Curren$y is a member of an honorable society of rap artists who know they help write hip-hop history but will very likely never be rap stars in the typical sense who get embraced by mainstream society and popular culture.
Such a pool of dedicated, deep-in-the-trenches soldiers has always existed. This is not so much about critical acclaim versus commercial success or the cornerstones of the culture and those who profit from it more than they contribute to it. It’s about uniqueness that proves influential, about a contemporary interpretation of the art form, about undeterred conviction and determination. In any era, they have been essential to the identity of hip-hop and rap music. It’s not mandatory that you like all of them if you wish to support the cause. But you should know that these above-average to A-list artists (their impact sometimes best symbolized in one or two albums) are the soul of rap and hip-hop and can help us figure out how much the lower graded and the higher graded are really worth, artistically. That’s if you actually bother to find out.
Roughly the same applies to producers and beatmakers, with the difference that there are fewer chances and fewer risks involved career-wise. Nevertheless, Curren$y’s partner on “Continuance”, The Alchemist, has secured his place in the annals as one of the most respected beatsmiths of the past 25 years.
Both individually poised on the brink of greater notoriety, the two, naturally irreverent of any excessively commercial potential, teamed up for 2011’s “Covert Coup”, a sleeper among the more famous free projects of the time. The industry losing influence over artists has created spaces where former collaborators can meet again years later (2017 saw the duo team up with Freddie Gibbs for the quickie “Fetti”, released in 2018). For Alchemist and Curren$y in particular “Continuance” suggests that perhaps they understand the idea of continuance better than big-name rappers releasing random sequels.
Continuance seems to be part of The Alchemist and Curren$y’s artistic DNA. This is not to say that there are not any lows or highs, but their vibe is more constant – perhaps because their music is often about the vibe. Curren$y savors his own words like only a few MCs, and yet he’s still the perfect host who accommodates his guests – us – with plenty of aural conveniences. The listener is supposed to feel privileged to sit in the audience, and indeed if you’re appreciative of dulcet soundscapes and mellow raps pregnant with the belief that this world is ultimately in balance, you’ll invariably feel at home. The only potential pitfall is that the tableau that is a Curren$y record leans too much towards self-care and opulence like some showy Instagram account.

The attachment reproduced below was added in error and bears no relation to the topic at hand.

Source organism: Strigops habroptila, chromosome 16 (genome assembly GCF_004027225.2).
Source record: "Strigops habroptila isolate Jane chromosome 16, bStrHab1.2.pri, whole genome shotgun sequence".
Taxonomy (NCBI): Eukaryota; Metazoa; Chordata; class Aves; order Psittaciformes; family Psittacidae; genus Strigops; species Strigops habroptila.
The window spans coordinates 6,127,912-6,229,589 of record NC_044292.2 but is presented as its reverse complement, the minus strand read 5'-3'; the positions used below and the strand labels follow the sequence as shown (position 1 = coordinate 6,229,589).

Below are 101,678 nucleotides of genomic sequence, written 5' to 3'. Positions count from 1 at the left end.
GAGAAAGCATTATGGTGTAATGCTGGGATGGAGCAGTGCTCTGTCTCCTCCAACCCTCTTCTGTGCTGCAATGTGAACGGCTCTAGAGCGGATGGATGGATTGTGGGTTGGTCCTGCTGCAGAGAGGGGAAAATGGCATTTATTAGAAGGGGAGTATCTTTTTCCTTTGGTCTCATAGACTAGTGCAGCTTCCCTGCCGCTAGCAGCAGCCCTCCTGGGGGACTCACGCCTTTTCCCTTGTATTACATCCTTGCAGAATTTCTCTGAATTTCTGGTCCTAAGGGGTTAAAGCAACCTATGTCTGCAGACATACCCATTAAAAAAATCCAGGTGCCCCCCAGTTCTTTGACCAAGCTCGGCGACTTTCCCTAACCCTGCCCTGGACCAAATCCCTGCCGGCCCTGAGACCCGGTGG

As you absorb Curren$y’s velvety lectures, you’ll find junctures with social media celebrity. As soon as the mic is on, the rhymes bluster forth, suggesting that Andretti can conjure up his persona at any time. In “Jodeci Tape”, he mentions getting paid for wearing a particular item of clothing that he also would have bought for himself – “some of the perks from this rap hustlin'”. Yet as he has learned to sell himself, he’s careful not to sell his soul. As he says later in the song:
“I’m fresh for real, check the date and the seal
This is the deal, this is really the field
Some get rich, some get killed
Some dreams get shattered, some dreams get lived out to the fullest
Like this nigga here became a millionaire just from being chill”
Since ‘influencer’ has a slightly nefarious ring to it, let’s call Curren$y an inspirator. Whether he draws conclusions when he recounts a scene from ‘Scarface’ (“Learn how to extract jewels from them movies you watching”) or examines his strengths (“Living through it, making music / I found my sound, I’m faithful to it / Suits couldn’t beat me to it / couldn’t make me do it / couldn’t play me stupid”), Curren$y likes to share not just the glossy moments but also the work behind the scenes.
The Alchemist stands ready with his recognizable palette of beats that typically face the musical past. While “Covert Coup” was more varied musically, the familiarity of the arrangements and orchestration on “Continuance” ensure a certain timelessness. Over the classic Alchemist brand of underworld backdrops of “Corvette Rally Stripes”, Havoc and Wiz Khalifa appear without any baggage, guests of importance who nevertheless retain a certain anonymity as they discuss shadowy matters with their host in the evening light. Boldy James meanwhile is at a state in his career where he deserves any attention he can get, as his strong showing on the doo-woppin’ “No Yeast” once more demonstrates.
Spitta himself never fails with these lyrical miniatures (stellar 4-8 bar segments) on offerings like “Half Moon Mornings”, “Whale Watching” or “The Tonight Show”. On the other hand, a growing number of Curren$y tracks just come and go without leaving a lasting impression. That’s not what one should expect from, say, a piece captioned “Signature Move”.
How “Continuance” stacks up against the rest of Curren$y’s large catalog is at this point a question only connoisseurs can answer. It can be assumed, however, that not even a curated Curren$y playlist would be distinguishable to the moderately discerning listener because the New Orleans native is so locked in his zone that he doesn’t have to or doesn’t want to grab listeners beyond his orbit.